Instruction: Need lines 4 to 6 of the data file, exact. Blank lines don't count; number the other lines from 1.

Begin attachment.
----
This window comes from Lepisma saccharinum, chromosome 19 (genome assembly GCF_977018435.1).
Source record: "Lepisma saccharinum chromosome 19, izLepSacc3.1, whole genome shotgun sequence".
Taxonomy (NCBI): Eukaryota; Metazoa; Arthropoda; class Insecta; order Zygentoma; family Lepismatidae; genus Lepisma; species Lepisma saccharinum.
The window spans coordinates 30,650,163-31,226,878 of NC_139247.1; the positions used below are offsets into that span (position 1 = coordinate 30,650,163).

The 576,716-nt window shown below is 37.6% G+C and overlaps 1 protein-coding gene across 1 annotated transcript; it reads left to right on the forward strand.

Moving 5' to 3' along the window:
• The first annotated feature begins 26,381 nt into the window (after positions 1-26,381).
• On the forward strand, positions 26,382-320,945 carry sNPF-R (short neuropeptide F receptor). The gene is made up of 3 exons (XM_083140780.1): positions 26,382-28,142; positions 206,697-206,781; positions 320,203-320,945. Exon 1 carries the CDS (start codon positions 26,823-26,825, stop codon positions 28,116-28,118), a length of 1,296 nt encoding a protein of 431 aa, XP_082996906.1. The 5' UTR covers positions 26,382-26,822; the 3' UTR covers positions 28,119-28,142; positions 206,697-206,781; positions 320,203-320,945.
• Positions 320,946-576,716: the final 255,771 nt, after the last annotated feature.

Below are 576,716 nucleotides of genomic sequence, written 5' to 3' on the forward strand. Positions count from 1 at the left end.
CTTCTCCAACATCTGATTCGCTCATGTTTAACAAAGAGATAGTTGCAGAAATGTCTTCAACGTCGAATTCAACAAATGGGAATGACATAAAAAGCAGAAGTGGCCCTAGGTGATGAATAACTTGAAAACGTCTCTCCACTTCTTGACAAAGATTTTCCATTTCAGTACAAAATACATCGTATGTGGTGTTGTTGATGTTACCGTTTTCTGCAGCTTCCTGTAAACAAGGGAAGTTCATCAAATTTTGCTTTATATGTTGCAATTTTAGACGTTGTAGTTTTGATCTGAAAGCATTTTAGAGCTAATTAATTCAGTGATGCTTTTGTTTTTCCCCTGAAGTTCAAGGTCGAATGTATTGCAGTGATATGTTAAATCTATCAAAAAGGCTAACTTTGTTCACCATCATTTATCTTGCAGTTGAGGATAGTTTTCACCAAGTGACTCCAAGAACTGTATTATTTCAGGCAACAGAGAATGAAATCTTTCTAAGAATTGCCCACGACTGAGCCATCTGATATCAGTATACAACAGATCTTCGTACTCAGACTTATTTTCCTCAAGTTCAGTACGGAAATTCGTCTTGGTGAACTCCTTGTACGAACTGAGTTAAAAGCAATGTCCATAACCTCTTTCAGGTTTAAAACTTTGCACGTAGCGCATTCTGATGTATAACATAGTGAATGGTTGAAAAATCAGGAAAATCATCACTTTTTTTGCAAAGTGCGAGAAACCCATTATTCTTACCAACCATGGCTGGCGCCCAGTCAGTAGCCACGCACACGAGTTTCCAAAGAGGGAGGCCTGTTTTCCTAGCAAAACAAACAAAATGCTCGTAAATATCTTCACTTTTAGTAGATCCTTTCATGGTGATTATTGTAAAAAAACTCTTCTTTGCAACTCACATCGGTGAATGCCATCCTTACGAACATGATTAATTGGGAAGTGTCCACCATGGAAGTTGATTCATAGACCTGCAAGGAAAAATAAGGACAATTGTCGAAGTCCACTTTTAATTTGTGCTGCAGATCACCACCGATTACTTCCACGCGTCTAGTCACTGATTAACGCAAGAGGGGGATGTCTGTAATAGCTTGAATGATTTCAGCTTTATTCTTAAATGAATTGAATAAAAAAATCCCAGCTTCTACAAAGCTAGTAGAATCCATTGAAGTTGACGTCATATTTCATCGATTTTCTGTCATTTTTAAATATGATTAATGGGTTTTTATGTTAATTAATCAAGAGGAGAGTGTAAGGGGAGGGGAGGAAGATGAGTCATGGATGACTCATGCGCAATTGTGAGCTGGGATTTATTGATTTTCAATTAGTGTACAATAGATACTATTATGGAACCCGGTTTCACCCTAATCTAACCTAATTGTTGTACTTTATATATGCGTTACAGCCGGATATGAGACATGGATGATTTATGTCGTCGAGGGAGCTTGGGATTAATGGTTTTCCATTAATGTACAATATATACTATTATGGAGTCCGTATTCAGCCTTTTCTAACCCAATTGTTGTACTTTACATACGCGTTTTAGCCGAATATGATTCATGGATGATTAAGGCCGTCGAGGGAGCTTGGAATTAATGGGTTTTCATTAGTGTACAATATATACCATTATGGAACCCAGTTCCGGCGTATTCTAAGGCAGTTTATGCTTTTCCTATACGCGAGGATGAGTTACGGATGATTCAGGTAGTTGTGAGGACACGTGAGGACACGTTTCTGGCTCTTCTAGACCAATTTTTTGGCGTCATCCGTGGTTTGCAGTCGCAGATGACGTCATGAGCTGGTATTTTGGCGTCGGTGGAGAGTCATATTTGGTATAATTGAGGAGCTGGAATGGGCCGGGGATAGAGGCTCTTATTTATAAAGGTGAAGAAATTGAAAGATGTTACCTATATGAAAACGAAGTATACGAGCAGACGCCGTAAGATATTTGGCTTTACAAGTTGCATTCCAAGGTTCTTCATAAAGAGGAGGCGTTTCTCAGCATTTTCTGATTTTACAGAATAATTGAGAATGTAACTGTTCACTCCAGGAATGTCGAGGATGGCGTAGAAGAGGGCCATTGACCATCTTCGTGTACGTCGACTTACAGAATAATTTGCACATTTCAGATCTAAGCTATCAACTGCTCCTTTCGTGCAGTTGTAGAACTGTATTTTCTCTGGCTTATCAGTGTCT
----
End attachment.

The window spans coordinates 30,650,163-31,226,878 of NC_139247.1; the positions used below are offsets into that span (position 1 = coordinate 30,650,163).

The 576,716-nt window shown below is 37.6% G+C and overlaps 1 protein-coding gene across 1 annotated transcript; it reads left to right on the forward strand.

Moving 5' to 3' along the window: